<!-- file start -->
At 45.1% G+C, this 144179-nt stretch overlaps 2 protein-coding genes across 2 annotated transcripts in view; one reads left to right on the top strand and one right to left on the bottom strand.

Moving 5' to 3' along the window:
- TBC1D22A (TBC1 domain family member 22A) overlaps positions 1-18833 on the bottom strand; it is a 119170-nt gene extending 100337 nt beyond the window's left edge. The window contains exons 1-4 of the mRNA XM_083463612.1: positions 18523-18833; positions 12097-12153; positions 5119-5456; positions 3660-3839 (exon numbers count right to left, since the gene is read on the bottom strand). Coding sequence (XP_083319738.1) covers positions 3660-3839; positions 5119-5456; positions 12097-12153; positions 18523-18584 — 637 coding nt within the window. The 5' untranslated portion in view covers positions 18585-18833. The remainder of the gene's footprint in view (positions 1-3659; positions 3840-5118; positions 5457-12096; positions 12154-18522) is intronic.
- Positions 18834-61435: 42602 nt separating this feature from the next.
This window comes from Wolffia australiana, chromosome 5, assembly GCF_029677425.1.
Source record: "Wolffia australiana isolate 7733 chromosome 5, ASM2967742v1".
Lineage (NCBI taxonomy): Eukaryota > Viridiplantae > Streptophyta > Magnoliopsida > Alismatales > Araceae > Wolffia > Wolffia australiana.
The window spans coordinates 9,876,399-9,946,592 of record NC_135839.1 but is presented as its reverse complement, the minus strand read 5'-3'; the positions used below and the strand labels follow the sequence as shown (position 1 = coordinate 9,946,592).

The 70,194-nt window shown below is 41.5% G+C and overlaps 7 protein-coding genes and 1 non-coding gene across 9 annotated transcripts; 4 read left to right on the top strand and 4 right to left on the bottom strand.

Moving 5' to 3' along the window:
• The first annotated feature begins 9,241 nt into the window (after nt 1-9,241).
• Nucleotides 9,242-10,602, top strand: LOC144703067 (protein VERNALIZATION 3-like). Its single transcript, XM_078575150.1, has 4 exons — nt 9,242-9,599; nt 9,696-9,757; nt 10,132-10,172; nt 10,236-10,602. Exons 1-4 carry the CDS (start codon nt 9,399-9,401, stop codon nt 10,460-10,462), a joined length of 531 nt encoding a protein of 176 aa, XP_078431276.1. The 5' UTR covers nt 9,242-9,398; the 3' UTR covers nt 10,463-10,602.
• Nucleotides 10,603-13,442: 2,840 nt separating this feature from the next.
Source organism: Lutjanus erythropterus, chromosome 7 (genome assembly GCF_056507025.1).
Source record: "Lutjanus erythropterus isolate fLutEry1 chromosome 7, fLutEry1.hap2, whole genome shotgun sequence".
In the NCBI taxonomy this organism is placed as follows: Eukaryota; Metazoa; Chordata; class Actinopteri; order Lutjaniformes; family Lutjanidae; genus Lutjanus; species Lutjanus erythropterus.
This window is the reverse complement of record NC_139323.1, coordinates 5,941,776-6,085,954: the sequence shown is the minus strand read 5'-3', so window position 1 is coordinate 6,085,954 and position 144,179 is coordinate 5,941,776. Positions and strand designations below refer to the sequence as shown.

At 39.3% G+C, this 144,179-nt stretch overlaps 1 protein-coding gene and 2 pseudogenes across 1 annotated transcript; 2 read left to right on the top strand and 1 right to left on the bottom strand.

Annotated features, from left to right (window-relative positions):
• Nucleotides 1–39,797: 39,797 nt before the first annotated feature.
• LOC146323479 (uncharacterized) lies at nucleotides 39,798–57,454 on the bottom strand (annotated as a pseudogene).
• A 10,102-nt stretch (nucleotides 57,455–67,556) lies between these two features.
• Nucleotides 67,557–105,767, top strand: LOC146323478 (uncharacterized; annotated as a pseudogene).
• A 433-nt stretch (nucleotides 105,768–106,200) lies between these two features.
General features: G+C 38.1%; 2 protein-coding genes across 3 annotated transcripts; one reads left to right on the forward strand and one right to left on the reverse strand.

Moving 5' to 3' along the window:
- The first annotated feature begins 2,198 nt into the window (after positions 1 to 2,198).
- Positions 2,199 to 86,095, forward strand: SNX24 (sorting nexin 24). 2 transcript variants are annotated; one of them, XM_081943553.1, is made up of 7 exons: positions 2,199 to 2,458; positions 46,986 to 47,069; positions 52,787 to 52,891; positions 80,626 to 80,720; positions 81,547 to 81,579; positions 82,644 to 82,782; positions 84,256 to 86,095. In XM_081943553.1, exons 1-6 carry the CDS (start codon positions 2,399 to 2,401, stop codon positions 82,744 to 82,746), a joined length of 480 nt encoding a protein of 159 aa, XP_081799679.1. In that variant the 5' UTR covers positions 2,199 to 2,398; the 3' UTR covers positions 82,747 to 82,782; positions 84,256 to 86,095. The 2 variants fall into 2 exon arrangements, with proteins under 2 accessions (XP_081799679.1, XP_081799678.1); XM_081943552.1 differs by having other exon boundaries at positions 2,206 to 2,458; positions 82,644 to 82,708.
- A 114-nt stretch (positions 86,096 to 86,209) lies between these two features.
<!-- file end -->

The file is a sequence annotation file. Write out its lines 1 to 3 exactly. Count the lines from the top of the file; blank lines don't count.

At 45.1% G+C, this 144179-nt stretch overlaps 2 protein-coding genes across 2 annotated transcripts in view; one reads left to right on the top strand and one right to left on the bottom strand.

Moving 5' to 3' along the window:
- TBC1D22A (TBC1 domain family member 22A) overlaps positions 1-18833 on the bottom strand; it is a 119170-nt gene extending 100337 nt beyond the window's left edge. The window contains exons 1-4 of the mRNA XM_083463612.1: positions 18523-18833; positions 12097-12153; positions 5119-5456; positions 3660-3839 (exon numbers count right to left, since the gene is read on the bottom strand). Coding sequence (XP_083319738.1) covers positions 3660-3839; positions 5119-5456; positions 12097-12153; positions 18523-18584 — 637 coding nt within the window. The 5' untranslated portion in view covers positions 18585-18833. The remainder of the gene's footprint in view (positions 1-3659; positions 3840-5118; positions 5457-12096; positions 12154-18522) is intronic.